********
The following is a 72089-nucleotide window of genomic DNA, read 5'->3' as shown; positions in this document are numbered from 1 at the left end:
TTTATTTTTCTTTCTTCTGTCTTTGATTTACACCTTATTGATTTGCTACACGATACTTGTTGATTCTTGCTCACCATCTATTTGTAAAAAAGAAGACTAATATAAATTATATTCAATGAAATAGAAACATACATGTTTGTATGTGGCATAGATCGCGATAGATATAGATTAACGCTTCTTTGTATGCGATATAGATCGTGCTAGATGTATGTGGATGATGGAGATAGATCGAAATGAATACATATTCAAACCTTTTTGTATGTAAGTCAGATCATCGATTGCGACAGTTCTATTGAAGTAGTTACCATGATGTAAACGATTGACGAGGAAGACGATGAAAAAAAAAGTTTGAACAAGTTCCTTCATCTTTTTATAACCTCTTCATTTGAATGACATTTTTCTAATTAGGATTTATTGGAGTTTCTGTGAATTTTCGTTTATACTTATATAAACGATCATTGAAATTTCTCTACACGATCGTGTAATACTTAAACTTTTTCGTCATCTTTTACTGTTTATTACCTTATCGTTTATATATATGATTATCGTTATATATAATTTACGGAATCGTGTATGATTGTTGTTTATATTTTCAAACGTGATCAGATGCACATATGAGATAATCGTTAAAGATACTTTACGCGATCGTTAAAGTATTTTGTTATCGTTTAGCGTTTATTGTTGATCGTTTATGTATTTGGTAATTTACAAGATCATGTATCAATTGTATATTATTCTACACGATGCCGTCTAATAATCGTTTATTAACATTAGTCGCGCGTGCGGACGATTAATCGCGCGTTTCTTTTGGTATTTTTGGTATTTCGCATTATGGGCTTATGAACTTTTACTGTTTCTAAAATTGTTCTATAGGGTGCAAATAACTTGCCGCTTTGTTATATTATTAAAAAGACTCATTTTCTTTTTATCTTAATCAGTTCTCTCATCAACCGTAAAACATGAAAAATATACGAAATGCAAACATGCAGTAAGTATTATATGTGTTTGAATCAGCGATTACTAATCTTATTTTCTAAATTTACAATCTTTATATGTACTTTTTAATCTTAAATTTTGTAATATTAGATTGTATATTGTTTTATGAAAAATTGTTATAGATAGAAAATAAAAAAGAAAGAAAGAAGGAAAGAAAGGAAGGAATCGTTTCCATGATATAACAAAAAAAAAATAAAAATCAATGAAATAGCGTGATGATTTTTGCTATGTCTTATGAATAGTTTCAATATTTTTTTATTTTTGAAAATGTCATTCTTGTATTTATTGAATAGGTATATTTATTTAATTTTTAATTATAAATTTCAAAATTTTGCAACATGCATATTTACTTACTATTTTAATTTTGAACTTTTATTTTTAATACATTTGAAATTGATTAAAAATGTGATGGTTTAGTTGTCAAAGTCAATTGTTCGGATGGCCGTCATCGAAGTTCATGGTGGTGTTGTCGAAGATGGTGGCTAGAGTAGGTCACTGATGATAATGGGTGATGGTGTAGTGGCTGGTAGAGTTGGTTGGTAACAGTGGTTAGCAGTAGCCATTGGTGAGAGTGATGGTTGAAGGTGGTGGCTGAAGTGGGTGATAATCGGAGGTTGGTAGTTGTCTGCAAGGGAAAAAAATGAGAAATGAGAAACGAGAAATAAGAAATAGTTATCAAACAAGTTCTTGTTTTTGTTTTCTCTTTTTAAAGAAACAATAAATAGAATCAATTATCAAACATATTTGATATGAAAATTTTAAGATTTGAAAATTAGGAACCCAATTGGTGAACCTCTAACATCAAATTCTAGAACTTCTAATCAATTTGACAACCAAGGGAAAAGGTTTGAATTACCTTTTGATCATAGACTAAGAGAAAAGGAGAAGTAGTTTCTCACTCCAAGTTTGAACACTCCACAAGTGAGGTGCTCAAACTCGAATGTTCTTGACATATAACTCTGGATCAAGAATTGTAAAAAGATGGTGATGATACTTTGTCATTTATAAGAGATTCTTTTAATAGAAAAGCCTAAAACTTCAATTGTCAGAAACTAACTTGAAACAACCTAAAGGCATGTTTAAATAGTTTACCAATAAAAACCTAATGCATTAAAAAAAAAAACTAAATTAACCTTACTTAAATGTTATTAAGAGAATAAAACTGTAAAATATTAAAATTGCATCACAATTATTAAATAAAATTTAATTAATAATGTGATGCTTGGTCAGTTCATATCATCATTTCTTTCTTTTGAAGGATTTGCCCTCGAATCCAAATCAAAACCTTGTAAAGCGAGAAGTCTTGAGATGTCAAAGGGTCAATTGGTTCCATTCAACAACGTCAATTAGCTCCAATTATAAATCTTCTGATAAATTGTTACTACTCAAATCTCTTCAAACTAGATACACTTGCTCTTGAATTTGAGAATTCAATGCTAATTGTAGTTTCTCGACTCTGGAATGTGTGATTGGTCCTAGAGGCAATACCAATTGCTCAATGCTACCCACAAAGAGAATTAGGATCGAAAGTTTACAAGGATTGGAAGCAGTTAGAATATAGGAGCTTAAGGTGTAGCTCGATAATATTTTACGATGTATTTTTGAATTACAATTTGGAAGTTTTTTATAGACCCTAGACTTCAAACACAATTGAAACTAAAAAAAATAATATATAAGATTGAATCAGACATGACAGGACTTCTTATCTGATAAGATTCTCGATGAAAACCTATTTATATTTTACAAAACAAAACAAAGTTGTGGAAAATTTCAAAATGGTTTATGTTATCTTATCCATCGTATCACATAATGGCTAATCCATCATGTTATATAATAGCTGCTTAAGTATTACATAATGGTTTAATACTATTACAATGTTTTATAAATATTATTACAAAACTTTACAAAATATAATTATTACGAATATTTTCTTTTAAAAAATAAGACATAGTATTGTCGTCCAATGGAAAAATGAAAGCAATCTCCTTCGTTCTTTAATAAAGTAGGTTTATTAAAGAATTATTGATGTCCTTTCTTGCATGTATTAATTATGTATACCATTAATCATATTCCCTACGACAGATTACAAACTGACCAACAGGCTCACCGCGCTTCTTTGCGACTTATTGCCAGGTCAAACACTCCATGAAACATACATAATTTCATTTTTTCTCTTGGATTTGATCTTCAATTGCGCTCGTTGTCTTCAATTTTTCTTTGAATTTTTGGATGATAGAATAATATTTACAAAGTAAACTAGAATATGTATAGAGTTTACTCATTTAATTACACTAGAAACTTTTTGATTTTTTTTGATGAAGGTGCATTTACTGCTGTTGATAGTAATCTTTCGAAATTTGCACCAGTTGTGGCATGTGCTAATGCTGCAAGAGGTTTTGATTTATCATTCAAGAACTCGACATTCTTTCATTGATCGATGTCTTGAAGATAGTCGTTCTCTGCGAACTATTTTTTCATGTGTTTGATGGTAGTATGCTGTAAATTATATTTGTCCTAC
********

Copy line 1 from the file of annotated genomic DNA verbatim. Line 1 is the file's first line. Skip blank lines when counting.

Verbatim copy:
The following is a 72089-nucleotide window of genomic DNA, read 5'->3' as shown; positions in this document are numbered from 1 at the left end: